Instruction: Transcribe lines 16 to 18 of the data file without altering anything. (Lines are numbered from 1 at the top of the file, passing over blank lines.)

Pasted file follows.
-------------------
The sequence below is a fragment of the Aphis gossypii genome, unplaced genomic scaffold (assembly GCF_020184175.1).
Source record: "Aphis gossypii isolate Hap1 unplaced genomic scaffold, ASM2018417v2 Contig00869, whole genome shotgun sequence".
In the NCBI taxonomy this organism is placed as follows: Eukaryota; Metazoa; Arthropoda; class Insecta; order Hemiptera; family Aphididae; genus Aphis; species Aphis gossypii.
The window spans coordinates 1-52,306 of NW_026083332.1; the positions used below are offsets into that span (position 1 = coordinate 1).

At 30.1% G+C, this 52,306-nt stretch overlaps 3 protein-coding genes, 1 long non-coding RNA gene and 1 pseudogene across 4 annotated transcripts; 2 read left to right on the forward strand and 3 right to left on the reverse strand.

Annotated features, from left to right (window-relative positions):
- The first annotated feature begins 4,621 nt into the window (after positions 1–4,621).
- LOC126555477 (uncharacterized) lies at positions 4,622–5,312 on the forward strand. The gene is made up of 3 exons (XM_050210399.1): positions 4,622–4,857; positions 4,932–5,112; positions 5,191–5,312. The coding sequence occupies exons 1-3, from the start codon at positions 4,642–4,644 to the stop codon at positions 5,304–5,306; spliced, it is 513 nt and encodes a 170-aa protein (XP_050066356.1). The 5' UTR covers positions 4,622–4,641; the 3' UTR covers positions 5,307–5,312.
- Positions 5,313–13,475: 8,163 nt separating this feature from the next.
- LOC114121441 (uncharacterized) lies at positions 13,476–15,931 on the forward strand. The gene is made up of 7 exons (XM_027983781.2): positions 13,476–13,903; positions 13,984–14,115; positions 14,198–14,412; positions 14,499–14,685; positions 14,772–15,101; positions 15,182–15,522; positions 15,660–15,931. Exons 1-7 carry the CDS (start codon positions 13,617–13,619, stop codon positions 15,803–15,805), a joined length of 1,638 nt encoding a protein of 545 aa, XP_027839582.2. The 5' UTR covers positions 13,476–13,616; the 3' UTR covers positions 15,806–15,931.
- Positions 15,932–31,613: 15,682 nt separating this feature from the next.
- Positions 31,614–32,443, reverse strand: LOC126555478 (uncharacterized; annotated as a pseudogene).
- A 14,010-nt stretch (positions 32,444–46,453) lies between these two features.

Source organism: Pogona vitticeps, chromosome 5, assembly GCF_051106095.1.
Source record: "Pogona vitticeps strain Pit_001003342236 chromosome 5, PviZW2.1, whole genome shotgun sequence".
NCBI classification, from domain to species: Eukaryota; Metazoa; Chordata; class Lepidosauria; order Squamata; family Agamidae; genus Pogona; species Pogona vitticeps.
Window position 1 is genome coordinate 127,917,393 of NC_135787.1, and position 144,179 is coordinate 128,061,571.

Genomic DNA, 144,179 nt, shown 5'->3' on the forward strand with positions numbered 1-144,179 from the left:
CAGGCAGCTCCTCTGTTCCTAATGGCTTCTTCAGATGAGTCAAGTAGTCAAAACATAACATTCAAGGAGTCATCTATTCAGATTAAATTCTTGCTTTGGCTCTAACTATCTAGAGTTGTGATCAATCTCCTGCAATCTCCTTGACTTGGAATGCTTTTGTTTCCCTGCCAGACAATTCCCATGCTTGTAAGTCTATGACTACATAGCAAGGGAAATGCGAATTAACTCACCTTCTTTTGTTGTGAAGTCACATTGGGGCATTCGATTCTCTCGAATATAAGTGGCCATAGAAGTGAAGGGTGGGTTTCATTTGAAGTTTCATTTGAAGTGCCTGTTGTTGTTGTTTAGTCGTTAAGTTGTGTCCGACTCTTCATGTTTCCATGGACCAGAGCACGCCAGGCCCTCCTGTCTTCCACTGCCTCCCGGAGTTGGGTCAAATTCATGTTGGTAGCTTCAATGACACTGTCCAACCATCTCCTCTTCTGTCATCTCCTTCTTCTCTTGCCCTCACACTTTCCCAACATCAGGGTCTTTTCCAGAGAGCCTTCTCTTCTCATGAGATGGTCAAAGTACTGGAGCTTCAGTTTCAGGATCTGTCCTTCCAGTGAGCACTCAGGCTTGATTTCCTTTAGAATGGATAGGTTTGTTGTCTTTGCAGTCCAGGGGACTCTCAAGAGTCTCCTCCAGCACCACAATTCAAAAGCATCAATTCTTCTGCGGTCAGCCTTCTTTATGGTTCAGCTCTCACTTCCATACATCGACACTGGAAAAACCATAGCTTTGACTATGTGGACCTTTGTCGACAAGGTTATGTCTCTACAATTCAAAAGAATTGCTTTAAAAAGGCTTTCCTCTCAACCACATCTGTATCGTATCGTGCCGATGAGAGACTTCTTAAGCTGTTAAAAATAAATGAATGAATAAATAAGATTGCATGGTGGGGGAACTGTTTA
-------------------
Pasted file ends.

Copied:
NCBI classification, from domain to species: Eukaryota; Metazoa; Chordata; class Lepidosauria; order Squamata; family Agamidae; genus Pogona; species Pogona vitticeps.
Window position 1 is genome coordinate 127,917,393 of NC_135787.1, and position 144,179 is coordinate 128,061,571.

Genomic DNA, 144,179 nt, shown 5'->3' on the forward strand with positions numbered 1-144,179 from the left: